Timber construction techniques gain popularity
The popularity of certain timber construction techniques appears to be spreading, with cross-laminated timber (CLT) proving to be particularly sought-after.
CLD is produced in a factory and involves industrially-drying quick-growing timber boards, before stacking them at right angles and gluing them together. The boards are glued across their entire surface, and one product will usually use three, five or seven layers of timber.
One reason why the technique appears to be tempting more construction experts is its relative ease of use. The product – be that a door, roof or wall element – can be constructed off site at the factory and then brought in prefabricated to simply be slotted into place.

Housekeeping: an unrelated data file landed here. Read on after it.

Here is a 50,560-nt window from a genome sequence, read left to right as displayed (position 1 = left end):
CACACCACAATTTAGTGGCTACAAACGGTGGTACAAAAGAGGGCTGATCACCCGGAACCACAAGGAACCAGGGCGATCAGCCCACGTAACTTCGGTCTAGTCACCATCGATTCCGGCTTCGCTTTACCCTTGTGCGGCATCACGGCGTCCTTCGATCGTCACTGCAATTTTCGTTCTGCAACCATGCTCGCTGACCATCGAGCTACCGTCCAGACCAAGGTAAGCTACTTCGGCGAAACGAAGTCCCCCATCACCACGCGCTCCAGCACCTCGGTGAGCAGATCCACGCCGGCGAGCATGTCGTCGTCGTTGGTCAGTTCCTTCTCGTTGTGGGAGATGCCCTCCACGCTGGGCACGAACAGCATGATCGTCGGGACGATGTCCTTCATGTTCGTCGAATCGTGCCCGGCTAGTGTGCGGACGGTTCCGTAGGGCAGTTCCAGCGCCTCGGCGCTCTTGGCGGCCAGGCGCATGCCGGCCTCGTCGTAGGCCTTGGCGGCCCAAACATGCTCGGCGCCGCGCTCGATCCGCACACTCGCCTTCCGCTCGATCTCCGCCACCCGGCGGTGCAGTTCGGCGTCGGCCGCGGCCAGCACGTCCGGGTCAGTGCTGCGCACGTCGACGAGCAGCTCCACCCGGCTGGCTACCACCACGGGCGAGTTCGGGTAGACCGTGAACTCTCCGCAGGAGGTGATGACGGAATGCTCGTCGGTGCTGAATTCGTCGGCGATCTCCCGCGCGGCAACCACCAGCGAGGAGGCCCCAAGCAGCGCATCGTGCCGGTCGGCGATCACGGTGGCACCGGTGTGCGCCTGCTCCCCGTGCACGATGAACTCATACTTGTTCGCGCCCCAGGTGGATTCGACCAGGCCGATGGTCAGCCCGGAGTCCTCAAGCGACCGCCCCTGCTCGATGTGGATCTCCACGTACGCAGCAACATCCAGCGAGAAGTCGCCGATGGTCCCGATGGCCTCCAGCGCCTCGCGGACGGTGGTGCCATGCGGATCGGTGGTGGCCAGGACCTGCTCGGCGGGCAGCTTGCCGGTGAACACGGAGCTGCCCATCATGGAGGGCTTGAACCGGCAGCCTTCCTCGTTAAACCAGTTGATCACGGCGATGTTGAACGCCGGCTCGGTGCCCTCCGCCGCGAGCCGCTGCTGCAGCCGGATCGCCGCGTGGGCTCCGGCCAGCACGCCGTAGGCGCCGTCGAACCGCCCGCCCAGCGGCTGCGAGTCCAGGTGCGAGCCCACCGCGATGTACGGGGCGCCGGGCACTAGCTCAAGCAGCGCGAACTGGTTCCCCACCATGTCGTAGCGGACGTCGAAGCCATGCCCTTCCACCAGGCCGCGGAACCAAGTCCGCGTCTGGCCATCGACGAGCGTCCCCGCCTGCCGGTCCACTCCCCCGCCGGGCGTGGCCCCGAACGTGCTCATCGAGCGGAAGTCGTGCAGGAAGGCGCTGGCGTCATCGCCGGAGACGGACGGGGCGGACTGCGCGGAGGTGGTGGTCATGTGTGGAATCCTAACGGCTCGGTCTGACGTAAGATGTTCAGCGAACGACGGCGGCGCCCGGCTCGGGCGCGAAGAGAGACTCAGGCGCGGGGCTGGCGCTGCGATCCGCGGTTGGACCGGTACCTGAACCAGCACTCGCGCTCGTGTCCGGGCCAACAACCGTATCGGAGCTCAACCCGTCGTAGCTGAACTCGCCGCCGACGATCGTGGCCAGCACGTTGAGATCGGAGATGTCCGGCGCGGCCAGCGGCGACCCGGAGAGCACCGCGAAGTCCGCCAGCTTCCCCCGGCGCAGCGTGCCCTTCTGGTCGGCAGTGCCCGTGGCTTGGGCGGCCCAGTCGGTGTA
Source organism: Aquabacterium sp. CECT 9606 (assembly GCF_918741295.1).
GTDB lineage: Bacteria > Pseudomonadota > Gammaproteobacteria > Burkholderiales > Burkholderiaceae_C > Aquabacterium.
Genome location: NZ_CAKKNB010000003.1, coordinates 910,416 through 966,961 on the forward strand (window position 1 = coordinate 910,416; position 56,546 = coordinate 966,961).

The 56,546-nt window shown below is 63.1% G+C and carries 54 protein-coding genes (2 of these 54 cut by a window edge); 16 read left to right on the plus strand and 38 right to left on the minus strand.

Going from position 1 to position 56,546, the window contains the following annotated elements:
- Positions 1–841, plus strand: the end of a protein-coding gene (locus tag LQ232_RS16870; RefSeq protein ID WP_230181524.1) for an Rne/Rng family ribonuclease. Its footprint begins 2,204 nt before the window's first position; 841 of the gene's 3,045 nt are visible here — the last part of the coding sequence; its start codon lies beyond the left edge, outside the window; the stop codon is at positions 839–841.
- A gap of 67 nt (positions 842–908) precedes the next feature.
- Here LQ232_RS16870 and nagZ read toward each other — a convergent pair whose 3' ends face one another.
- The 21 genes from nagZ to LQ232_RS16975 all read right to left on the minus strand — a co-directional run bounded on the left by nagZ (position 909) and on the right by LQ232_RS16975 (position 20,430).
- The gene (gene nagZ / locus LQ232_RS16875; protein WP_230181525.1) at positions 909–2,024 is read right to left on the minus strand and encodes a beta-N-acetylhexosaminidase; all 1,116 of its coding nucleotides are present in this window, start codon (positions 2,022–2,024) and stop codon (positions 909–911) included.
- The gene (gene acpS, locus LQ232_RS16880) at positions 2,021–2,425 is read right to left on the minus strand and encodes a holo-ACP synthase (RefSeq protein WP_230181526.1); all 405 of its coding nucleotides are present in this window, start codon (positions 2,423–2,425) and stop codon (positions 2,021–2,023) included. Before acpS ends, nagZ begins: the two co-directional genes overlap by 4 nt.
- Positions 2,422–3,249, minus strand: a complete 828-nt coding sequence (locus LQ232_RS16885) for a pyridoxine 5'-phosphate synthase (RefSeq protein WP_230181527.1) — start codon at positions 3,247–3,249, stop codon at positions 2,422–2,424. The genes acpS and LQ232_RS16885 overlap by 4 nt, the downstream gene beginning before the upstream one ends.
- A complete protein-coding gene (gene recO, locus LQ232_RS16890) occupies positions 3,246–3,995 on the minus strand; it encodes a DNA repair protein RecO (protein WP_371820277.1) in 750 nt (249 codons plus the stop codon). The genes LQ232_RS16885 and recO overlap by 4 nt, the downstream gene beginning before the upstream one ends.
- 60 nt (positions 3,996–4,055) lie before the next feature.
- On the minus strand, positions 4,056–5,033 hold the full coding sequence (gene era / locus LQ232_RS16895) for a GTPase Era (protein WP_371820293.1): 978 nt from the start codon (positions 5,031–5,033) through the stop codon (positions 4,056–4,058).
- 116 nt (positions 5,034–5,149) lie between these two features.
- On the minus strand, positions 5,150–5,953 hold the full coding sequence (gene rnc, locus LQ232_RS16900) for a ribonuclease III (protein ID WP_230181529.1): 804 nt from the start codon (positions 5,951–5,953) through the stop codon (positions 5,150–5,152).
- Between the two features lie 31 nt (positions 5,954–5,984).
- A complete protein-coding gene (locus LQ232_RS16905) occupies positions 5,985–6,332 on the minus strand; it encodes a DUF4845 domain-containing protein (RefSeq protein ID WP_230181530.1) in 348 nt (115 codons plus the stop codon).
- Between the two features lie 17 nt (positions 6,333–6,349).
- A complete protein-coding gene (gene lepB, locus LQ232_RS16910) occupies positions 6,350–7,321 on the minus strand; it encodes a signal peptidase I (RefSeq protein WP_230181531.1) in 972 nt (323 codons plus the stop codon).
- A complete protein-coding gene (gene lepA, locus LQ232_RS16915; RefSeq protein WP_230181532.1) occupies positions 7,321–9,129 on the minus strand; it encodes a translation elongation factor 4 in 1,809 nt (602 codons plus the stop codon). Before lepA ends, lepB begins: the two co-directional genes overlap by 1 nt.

This also helps keep costs down as Rob Lambe, managing director of Willmott Dixon Re-Thinking told the Guardian: “For community buildings, CLT's attributes are that it can be used to span great distances with structural integrity, it's hard-wearing, looks good and it doesn't require additional finishing. All this keeps costs down and improves resource efficiency.”
Rises in demand can often be good news for timber investors around the world as businesses increase their orders for the raw material and prices look set to rise.